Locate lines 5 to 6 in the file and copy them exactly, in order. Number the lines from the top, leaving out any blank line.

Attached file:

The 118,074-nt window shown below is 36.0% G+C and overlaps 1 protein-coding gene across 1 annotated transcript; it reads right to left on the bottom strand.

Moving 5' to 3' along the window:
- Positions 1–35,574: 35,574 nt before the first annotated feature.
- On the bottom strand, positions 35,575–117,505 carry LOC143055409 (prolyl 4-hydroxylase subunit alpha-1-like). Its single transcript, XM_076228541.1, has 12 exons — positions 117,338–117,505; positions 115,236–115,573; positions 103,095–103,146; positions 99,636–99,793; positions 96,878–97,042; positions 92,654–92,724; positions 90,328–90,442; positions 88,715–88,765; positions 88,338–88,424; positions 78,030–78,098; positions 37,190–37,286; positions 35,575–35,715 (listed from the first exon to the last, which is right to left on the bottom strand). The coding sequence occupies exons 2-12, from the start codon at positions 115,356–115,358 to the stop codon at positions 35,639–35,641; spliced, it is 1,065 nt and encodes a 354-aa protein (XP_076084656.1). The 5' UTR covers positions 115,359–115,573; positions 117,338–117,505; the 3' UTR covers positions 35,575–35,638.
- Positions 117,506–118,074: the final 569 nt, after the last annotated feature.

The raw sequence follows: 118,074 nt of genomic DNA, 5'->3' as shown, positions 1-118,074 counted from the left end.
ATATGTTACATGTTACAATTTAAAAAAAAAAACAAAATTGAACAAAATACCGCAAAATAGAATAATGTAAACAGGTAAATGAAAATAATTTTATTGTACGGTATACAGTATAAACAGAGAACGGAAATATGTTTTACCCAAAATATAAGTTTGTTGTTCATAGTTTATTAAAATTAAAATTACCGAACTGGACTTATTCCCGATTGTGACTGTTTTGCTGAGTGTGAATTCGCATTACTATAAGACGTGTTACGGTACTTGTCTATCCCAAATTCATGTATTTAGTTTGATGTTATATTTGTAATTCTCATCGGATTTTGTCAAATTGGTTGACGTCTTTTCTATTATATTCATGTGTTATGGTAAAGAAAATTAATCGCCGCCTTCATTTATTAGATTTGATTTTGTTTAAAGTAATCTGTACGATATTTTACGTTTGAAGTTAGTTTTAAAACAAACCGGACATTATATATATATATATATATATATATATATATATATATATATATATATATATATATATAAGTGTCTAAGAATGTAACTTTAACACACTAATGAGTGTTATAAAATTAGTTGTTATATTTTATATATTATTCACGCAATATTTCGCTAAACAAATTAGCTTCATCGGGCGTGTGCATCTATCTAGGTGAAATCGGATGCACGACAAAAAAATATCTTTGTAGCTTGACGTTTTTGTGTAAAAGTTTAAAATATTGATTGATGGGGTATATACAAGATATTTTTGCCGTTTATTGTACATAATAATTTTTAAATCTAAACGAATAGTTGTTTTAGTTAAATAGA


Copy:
- Positions 117,506–118,074: the final 569 nt, after the last annotated feature.

The raw sequence follows: 118,074 nt of genomic DNA, 5'->3' as shown, positions 1-118,074 counted from the left end.